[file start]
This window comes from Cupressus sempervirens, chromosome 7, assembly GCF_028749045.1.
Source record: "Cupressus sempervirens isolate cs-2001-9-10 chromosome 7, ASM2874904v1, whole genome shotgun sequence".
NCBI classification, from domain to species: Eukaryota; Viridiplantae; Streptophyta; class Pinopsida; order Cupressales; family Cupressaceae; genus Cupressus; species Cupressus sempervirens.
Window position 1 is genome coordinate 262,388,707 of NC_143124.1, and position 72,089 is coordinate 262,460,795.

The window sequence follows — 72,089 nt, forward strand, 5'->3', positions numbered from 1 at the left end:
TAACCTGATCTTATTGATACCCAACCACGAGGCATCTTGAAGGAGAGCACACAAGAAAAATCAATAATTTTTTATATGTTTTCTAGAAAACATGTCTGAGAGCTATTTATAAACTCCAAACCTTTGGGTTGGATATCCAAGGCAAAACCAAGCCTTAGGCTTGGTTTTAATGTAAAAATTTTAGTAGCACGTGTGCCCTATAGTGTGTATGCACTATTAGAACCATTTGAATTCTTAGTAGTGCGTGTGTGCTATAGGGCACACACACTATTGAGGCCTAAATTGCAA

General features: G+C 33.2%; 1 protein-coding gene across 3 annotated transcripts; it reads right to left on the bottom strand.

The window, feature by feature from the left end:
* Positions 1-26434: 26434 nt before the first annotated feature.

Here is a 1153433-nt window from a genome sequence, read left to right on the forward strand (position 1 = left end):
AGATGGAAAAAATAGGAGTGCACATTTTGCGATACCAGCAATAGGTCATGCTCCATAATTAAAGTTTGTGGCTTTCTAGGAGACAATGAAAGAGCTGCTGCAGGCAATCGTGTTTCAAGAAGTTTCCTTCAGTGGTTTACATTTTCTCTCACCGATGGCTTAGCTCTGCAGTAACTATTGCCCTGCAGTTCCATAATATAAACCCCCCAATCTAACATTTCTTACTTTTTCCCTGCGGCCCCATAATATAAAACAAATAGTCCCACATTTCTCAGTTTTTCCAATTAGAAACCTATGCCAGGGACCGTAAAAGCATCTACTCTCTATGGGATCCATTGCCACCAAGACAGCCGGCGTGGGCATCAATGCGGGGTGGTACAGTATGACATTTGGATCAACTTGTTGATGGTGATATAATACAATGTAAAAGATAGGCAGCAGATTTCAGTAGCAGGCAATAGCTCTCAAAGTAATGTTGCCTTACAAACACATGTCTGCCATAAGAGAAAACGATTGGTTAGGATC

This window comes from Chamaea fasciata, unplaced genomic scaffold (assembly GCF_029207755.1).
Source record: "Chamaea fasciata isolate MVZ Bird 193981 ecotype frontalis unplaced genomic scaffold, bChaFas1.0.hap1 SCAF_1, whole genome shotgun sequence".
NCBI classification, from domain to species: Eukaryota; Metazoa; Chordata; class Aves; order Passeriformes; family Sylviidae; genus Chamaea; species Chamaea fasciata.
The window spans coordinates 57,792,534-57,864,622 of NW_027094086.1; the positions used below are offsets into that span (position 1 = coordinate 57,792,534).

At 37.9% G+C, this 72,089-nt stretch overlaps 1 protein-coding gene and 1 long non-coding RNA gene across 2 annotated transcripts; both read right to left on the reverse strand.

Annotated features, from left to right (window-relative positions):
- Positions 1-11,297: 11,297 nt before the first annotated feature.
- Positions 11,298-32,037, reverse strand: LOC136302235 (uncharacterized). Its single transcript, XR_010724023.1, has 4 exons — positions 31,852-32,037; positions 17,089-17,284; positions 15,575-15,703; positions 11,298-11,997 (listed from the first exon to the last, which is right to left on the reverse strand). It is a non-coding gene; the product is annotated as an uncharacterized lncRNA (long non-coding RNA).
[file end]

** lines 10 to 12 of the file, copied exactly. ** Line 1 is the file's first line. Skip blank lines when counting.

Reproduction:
Here is a 1153433-nt window from a genome sequence, read left to right on the forward strand (position 1 = left end):
AGATGGAAAAAATAGGAGTGCACATTTTGCGATACCAGCAATAGGTCATGCTCCATAATTAAAGTTTGTGGCTTTCTAGGAGACAATGAAAGAGCTGCTGCAGGCAATCGTGTTTCAAGAAGTTTCCTTCAGTGGTTTACATTTTCTCTCACCGATGGCTTAGCTCTGCAGTAACTATTGCCCTGCAGTTCCATAATATAAACCCCCCAATCTAACATTTCTTACTTTTTCCCTGCGGCCCCATAATATAAAACAAATAGTCCCACATTTCTCAGTTTTTCCAATTAGAAACCTATGCCAGGGACCGTAAAAGCATCTACTCTCTATGGGATCCATTGCCACCAAGACAGCCGGCGTGGGCATCAATGCGGGGTGGTACAGTATGACATTTGGATCAACTTGTTGATGGTGATATAATACAATGTAAAAGATAGGCAGCAGATTTCAGTAGCAGGCAATAGCTCTCAAAGTAATGTTGCCTTACAAACACATGTCTGCCATAAGAGAAAACGATTGGTTAGGATC

This window comes from Chamaea fasciata, unplaced genomic scaffold (assembly GCF_029207755.1).